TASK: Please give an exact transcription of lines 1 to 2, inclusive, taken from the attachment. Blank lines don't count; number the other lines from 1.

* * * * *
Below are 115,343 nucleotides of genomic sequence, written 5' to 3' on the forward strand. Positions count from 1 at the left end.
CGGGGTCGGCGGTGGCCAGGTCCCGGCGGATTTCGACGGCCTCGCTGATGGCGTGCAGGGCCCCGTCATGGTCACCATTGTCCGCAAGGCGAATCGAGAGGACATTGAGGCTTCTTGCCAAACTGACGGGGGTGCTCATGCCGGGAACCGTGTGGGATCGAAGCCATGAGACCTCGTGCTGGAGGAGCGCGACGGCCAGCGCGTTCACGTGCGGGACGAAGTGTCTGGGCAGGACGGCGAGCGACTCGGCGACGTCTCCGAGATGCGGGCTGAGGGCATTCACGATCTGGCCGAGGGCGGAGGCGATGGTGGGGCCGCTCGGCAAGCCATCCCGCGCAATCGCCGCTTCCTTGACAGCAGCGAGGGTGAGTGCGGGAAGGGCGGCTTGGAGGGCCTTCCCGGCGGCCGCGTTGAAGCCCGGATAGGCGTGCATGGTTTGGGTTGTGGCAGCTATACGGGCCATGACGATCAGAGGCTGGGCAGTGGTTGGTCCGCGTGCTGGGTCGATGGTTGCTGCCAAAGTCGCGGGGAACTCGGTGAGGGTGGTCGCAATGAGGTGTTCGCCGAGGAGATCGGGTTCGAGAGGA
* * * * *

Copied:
Below are 115,343 nucleotides of genomic sequence, written 5' to 3' on the forward strand. Positions count from 1 at the left end.
CGGGGTCGGCGGTGGCCAGGTCCCGGCGGATTTCGACGGCCTCGCTGATGGCGTGCAGGGCCCCGTCATGGTCACCATTGTCCGCAAGGCGAATCGAGAGGACATTGAGGCTTCTTGCCAAACTGACGGGGGTGCTCATGCCGGGAACCGTGTGGGATCGAAGCCATGAGACCTCGTGCTGGAGGAGCGCGACGGCCAGCGCGTTCACGTGCGGGACGAAGTGTCTGGGCAGGACGGCGAGCGACTCGGCGACGTCTCCGAGATGCGGGCTGAGGGCATTCACGATCTGGCCGAGGGCGGAGGCGATGGTGGGGCCGCTCGGCAAGCCATCCCGCGCAATCGCCGCTTCCTTGACAGCAGCGAGGGTGAGTGCGGGAAGGGCGGCTTGGAGGGCCTTCCCGGCGGCCGCGTTGAAGCCCGGATAGGCGTGCATGGTTTGGGTTGTGGCAGCTATACGGGCCATGACGATCAGAGGCTGGGCAGTGGTTGGTCCGCGTGCTGGGTCGATGGTTGCTGCCAAAGTCGCGGGGAACTCGGTGAGGGTGGTCGCAATGAGGTGTTCGCCGAGGAGATCGGGTTCGAGAGGA